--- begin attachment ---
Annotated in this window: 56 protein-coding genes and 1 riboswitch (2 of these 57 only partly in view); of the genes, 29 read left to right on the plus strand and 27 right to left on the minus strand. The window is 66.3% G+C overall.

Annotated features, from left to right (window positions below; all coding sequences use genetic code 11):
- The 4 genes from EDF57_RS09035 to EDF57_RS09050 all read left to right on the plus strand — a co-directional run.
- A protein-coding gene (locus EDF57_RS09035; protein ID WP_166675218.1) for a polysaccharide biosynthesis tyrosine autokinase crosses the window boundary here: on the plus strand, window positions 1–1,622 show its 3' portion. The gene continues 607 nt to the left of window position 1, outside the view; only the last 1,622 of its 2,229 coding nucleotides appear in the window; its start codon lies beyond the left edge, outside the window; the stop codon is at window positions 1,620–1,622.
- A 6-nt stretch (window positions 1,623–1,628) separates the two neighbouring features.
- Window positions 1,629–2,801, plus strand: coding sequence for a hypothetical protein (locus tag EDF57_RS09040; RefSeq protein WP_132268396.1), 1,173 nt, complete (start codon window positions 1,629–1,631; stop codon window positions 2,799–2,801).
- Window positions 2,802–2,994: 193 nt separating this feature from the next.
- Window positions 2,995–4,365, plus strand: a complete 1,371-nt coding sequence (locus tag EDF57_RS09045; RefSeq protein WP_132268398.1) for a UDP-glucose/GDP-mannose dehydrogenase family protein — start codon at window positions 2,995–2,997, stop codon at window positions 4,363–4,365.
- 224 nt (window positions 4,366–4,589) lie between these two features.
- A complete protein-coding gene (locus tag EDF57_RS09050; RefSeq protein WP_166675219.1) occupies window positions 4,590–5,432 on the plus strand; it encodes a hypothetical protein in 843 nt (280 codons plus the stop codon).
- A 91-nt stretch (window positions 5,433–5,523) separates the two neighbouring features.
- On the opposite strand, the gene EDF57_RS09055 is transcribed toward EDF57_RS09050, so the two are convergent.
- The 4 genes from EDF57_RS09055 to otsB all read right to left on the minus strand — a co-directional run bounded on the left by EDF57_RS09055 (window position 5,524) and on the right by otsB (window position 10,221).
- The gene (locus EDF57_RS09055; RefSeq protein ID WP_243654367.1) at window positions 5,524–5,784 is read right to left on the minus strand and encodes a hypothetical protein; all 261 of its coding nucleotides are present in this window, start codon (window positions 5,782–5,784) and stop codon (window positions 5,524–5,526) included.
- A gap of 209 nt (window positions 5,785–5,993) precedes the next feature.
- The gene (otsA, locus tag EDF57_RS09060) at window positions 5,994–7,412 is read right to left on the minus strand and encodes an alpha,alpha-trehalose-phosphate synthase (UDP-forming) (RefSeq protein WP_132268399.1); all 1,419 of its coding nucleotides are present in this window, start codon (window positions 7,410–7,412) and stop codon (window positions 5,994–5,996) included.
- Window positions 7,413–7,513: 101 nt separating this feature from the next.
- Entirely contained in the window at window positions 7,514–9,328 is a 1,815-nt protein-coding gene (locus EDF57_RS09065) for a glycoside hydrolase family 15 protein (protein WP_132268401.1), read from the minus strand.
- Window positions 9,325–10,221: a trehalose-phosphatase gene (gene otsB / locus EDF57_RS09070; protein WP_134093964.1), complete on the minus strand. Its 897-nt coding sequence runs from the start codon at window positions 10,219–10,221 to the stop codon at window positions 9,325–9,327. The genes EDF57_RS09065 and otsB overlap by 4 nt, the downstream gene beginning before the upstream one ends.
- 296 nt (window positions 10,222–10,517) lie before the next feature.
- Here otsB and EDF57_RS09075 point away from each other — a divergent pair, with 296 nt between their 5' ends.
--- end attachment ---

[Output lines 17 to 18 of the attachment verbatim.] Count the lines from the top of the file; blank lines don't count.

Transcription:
- Window positions 7,413–7,513: 101 nt separating this feature from the next.
- Entirely contained in the window at window positions 7,514–9,328 is a 1,815-nt protein-coding gene (locus EDF57_RS09065) for a glycoside hydrolase family 15 protein (protein WP_132268401.1), read from the minus strand.